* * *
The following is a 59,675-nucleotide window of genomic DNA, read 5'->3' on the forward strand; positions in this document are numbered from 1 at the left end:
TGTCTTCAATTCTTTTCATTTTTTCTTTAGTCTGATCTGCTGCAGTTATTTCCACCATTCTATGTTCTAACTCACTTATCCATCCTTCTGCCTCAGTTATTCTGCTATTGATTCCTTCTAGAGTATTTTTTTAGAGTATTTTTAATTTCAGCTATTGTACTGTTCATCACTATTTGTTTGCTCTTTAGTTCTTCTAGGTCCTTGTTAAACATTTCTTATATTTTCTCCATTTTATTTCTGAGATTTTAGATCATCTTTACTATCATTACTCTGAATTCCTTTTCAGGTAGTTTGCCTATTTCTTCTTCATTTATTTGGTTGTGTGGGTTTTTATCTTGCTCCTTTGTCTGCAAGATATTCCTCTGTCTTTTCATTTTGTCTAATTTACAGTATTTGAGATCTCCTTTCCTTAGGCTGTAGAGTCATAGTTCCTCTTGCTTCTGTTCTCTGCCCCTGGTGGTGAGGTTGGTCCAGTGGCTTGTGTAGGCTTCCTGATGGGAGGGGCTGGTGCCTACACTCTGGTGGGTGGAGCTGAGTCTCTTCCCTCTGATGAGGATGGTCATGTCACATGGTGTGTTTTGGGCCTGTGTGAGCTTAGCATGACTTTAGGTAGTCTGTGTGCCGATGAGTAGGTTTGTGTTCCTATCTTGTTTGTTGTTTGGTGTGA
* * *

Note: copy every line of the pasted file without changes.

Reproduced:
The following is a 59,675-nucleotide window of genomic DNA, read 5'->3' on the forward strand; positions in this document are numbered from 1 at the left end:
TGTCTTCAATTCTTTTCATTTTTTCTTTAGTCTGATCTGCTGCAGTTATTTCCACCATTCTATGTTCTAACTCACTTATCCATCCTTCTGCCTCAGTTATTCTGCTATTGATTCCTTCTAGAGTATTTTTTTAGAGTATTTTTAATTTCAGCTATTGTACTGTTCATCACTATTTGTTTGCTCTTTAGTTCTTCTAGGTCCTTGTTAAACATTTCTTATATTTTCTCCATTTTATTTCTGAGATTTTAGATCATCTTTACTATCATTACTCTGAATTCCTTTTCAGGTAGTTTGCCTATTTCTTCTTCATTTATTTGGTTGTGTGGGTTTTTATCTTGCTCCTTTGTCTGCAAGATATTCCTCTGTCTTTTCATTTTGTCTAATTTACAGTATTTGAGATCTCCTTTCCTTAGGCTGTAGAGTCATAGTTCCTCTTGCTTCTGTTCTCTGCCCCTGGTGGTGAGGTTGGTCCAGTGGCTTGTGTAGGCTTCCTGATGGGAGGGGCTGGTGCCTACACTCTGGTGGGTGGAGCTGAGTCTCTTCCCTCTGATGAGGATGGTCATGTCACATGGTGTGTTTTGGGCCTGTGTGAGCTTAGCATGACTTTAGGTAGTCTGTGTGCCGATGAGTAGGTTTGTGTTCCTATCTTGTTTGTTGTTTGGTGTGA